Being big and successful enough in any one industry has its advantages, but it also brings with it a wealth of problems. Amazon.com's (NASDAQ:AMZN) thorough dominance of the book market has made the company a target for regulators, with the European Commission being the latest regulatory authority to examine its business practices.
The EC is formally investigating the online retail giant on antitrust charges related to electronic books, with plans to examine the specific clauses in the company contracts with publishers.
"These clauses require publishers to inform Amazon about more favourable or alternative terms offered to Amazon's competitors and/or offer Amazon similar terms and conditions than to its competitors, or through other means ensure that Amazon is offered terms at least as good as those for its competitors," according to a press release from the commission.
Essentially the retail giant is being accused of using its size and market share to exact the best terms possible from its vendors.
What is being investigated?
The investigation will determine whether the company is making publishers agree to terms to that make it hard -- or even impossible -- for competition to operate in violation of European antitrust laws. The EC laid out in the press release what it would use to make that determination. Specifically, the investigation will focus on certain contract clauses that may violate the law:
The Commission has concerns that such clauses may make it more difficult for other e-book distributors to compete with Amazon by developing new and innovative products and services. The Commission will investigate whether such clauses may limit competition between different e-book distributors and may reduce choice for consumers.
The EC does go out of its way to make it clear that an investigation is not a presumption of guilt.
"Amazon has developed a successful business that offers consumers a comprehensive service, including for e-books," said Margrethe Vestager, the EU commissioner in charge of competition policy. "Our investigation does not call that into question. However, it is my duty to make sure that Amazon's arrangements with publishers are not harmful to consumers, by preventing other e-book distributors from innovating and competing effectively with Amazon. Our investigation will show if such concerns are justified."
What will the investigation target?
At first the EC will focus on the biggest e-book markets -- the ones for English and German titles. The investigation will target whether the company abused its dominant market position to restrict the business of its vendors and/or other retailers. In particular, according to the press release, the investigation is focused on clauses that seem to shield Amazon from competition from other e-book distributors, such as clauses granting it "the right to be informed of more favourable or alternative terms offered to its competitors," and/or "the right to terms and conditions at least as good as those offered to its competitors."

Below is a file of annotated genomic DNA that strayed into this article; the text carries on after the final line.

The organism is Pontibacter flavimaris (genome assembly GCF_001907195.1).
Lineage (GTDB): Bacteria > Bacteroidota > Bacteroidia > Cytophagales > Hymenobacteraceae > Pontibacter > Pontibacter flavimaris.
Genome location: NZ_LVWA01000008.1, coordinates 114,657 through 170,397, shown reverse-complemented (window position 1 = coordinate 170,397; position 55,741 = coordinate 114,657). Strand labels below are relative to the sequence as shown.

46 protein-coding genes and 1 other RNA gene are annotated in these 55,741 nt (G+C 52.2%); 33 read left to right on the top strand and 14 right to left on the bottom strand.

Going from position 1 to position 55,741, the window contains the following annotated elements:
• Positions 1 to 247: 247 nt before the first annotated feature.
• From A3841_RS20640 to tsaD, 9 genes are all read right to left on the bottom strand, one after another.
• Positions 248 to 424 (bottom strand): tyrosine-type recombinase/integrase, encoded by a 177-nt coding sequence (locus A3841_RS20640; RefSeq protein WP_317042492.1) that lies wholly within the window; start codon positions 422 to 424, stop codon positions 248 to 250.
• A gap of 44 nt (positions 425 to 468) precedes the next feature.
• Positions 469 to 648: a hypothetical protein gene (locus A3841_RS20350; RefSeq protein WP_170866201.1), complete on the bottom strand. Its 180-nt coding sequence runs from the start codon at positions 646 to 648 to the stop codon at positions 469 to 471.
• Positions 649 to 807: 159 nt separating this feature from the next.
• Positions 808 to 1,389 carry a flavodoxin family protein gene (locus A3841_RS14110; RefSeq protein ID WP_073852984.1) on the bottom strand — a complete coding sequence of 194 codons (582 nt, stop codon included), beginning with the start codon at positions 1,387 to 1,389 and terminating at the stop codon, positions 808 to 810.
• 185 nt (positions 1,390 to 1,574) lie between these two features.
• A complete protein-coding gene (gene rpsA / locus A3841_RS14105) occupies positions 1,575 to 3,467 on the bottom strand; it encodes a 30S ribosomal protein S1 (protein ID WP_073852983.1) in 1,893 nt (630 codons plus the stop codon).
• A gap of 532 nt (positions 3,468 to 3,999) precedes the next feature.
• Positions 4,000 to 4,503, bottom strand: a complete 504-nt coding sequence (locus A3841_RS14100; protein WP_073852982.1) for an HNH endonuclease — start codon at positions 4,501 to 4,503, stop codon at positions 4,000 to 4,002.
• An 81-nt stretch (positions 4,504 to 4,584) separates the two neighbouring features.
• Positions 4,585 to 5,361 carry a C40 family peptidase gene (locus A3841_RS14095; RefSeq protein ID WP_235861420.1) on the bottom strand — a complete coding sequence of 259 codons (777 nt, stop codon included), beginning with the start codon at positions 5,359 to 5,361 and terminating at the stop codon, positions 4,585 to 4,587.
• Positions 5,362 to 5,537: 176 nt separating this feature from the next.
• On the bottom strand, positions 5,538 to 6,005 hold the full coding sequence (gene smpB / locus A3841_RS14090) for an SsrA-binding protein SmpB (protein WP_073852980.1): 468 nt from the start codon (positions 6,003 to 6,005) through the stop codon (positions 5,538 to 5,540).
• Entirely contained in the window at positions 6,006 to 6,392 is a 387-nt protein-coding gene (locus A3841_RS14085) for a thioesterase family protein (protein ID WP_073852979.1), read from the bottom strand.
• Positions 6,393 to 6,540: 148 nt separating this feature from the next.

The commission will focus on whether this practice -- if it occurred -- decreased competition and hurt consumers.
What could happen to Amazon?
The proceedings are open-ended, and the EC has no legal deadline by which it has to complete the case. "The duration of an antitrust investigation depends on a number of factors, including the complexity of the case, the extent to which the undertaking concerned cooperates with the Commission, and the exercise of the rights of defence," it said in the press release.
It's possible the two side will reach a settlement, but if they don't and Amazon is found guilty of antitrust violations, the penalties could be severe, according to The New York Times:
If formal charges, or a statement of objections, are eventually brought against Amazon and Amazon fails to successfully rebut those findings, the company could face a fine of as much as 10% of its most recent annual global sales.
Amazon released a statement to the paper denying any guilt. The company said it is "confident that our agreements with publishers are legal and in the best interests of readers" and said it will "cooperate fully in the process."
It's very likely that Amazon -- which is also in the middle of a tax battle with the European Union -- will make a deal. The company has shown a willingness to fight, but it has also made grudging agreements in the past, specifically in its dealings with various states in the United States over sales tax. In this case, the company will probably do the same.
Daniel Kline owns shares of Apple. He buys from Amazon almost everyday. The Motley Fool recommends Amazon.com and Apple. The Motley Fool owns shares of Amazon.com and Apple. Try any of our Foolish newsletter services free for 30 days. We Fools may not all hold the same opinions, but we all believe that considering a diverse range of insights makes us better investors. The Motley Fool has a disclosure policy.